FITF, Oh you are a love, thank-you very much! I REALLY want one of your baby pigs!

PottyM, I have rued the day I agreed to do the costumes, but it's all over and done with now!I hope you manage to get an authentic DicK and Fanny copy!

SuffolkMum, the Faraway tree is iconic! I'm only fab sometimes, 'just about occasionally good enough' all the other times...

Lucy, perhaps we should start a 'bring back The Faraway Tree as we knew it' petition. Have fun playing with melted choc, and the sprinkles look so pretty! I fold in the face of your 30 ballet skirts...

Iota, lovely to see you're still out there lurking! Good point, blogland is the new La La. I REALLY want the address of your Walmart, all this home madey stuff is mostly by necessity!

SAHD, do you know, I think she really did try the mushrooms in the forest, it's a truly fantastical trilogy; your little girl would like them! And bless you for kind compliment. I am a literary durr-brain, i had to google your impressive authors!

Mrs S, oh how we love the Faraway Tree! I have to say I found Saucepan man a little tedious; he would need state of the art hearing aids in my new version. Or perhaps everyone could learn basic signing to ease the conversations. I have grave doubts about Uncle Quentin. I think he would be on some sort of register nowadays, and probably would have restricted access to his children. Not that I want to start any rumours...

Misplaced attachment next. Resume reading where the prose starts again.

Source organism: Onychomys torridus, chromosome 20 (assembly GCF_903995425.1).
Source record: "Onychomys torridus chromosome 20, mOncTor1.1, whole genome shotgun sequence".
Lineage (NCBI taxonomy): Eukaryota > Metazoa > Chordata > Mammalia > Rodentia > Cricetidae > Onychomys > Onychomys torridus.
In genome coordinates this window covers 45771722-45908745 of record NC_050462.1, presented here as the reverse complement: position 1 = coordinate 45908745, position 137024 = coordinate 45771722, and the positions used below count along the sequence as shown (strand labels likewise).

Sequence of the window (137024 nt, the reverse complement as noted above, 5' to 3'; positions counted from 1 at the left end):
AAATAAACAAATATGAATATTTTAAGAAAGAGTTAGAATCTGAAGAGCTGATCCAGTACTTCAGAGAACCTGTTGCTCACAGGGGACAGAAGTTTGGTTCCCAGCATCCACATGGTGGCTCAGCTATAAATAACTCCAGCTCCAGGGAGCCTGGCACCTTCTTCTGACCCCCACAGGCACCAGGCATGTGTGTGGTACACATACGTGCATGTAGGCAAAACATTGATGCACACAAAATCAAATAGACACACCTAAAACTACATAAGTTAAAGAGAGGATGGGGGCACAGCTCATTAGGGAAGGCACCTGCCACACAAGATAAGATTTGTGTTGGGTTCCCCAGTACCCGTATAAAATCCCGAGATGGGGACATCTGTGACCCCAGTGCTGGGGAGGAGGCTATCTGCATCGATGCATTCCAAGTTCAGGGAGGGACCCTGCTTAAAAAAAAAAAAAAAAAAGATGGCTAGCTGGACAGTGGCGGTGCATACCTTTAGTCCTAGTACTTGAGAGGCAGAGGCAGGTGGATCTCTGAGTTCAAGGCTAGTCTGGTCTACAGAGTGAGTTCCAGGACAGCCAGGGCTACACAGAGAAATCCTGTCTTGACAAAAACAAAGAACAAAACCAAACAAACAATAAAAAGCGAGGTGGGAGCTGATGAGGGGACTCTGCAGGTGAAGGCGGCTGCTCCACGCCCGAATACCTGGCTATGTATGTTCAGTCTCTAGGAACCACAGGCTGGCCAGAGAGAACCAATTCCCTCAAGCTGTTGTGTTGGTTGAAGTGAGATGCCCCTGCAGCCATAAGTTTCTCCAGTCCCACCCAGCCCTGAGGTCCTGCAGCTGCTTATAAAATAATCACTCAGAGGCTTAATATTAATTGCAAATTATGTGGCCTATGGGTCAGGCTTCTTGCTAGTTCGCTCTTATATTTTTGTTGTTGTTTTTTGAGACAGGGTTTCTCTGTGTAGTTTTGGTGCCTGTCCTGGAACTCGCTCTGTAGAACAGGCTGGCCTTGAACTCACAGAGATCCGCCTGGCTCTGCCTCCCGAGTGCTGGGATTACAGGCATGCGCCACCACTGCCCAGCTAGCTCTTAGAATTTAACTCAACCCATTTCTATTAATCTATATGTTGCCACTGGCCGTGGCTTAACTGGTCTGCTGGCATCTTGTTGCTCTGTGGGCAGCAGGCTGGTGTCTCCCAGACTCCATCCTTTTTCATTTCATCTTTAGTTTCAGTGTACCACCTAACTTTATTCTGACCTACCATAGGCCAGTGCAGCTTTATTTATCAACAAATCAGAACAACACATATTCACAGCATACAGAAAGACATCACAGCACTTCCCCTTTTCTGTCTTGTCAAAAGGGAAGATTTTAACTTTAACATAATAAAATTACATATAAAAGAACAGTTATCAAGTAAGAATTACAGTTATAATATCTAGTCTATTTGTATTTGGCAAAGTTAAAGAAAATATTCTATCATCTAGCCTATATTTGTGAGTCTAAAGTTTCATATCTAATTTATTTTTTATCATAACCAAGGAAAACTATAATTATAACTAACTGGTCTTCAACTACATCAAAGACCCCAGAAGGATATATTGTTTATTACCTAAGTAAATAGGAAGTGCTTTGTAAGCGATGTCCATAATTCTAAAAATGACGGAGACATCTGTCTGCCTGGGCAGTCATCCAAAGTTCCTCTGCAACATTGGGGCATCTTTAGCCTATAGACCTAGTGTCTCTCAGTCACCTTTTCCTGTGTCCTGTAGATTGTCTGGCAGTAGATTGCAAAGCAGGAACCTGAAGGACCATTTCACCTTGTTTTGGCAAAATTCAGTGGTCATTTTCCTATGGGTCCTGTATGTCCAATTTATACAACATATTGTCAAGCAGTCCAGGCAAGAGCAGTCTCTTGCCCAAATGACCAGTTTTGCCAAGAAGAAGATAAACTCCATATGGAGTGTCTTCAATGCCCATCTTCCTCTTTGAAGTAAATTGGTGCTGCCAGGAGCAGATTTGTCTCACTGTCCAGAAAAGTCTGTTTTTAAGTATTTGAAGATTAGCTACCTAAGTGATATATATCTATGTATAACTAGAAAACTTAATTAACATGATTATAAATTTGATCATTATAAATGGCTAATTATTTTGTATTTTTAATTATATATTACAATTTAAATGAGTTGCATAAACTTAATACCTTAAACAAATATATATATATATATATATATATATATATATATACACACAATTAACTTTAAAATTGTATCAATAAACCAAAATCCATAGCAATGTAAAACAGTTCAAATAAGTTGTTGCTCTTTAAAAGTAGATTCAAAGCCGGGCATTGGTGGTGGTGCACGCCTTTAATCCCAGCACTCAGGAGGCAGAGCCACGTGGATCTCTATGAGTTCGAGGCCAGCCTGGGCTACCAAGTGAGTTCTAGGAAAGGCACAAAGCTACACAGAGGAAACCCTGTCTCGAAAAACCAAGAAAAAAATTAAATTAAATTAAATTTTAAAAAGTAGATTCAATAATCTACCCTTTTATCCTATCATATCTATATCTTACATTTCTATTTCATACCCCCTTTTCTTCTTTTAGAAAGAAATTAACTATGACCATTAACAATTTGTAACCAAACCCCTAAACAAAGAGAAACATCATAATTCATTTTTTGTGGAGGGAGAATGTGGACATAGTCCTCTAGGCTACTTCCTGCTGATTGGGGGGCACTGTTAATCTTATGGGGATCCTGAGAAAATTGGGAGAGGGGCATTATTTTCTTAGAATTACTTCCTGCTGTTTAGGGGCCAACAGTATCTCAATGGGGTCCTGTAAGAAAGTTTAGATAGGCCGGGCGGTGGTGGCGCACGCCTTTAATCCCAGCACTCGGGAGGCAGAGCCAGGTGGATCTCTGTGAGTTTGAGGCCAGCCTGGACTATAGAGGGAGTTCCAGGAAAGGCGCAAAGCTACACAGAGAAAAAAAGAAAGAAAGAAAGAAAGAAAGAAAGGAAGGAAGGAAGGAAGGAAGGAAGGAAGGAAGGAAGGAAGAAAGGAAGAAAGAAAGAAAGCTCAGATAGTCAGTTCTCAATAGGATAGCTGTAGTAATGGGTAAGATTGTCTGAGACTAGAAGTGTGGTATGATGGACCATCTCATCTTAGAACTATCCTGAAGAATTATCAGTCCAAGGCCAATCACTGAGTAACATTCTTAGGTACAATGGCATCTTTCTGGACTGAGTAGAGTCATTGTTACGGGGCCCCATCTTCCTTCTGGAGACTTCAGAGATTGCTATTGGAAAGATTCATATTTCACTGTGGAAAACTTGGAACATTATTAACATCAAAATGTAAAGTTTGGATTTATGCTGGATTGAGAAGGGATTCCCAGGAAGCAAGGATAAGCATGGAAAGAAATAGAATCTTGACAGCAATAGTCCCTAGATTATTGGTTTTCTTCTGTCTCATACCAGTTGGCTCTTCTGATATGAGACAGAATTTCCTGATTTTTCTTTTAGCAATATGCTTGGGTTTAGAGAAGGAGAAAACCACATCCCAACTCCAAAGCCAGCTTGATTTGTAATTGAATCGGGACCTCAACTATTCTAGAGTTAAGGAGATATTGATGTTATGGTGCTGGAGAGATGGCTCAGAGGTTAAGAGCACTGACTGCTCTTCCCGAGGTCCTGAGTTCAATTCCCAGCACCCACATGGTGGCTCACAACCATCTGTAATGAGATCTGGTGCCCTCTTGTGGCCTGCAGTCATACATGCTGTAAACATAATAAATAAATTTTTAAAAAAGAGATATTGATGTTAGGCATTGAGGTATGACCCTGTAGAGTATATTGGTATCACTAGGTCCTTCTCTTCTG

DulwichMum, a health professional used that term? Wow. I bet she read Enid Blyton.

Miss T, I am refraining from making some crude allusion to your use of the words dip and Fanny. Especially as we've been talking about Dick. I think your son is ace! Isn't it about time you moved back down south? Everyone knows it's spelt 'F A C K'.

Sheltie Girl, why thank-you!

MYA, you see? If we all called our children things like Fanny, Dick and Willy we could raise a pure-minded generation that didn't go 'ppffffff!' and snigger behind their hands at such names! I shall not be leading the charge though, perhaps you'd like to volunteer?!

Marianne, ahh, a fellow Tree hugger. I'm so impressed that you can remember hearing them when you were 4, I only have a very hazy memory of being handed a dolly mixture. That's something that wouldn't happen nowadays. I do hope you enjoy the Golden Compass!

Casdok, thank-you!

@theMill, you are very welcome. I think i was IN La La when I agreed to do it. Think I'll keep quiet next year.

ElsieB, it is a sad but true fact; the names have been changed. Make sure you get an old version!

Elissa - Managing Autism said...

Mmm... I'd love a ticket to La La Land right now - express please!?!

PS - thanks for stopping by my blog, and what a delight to find yours!!!

Pig in the Kitchen said...

Elissa, selcome. An express ticket, what a great idea! Do you think we could go first class too? They might serve champagne...

Pig in the Kitchen said...

Elissa, I meant 'welcome'. Just in case you thought 'selcome' was some form of La La land Patois.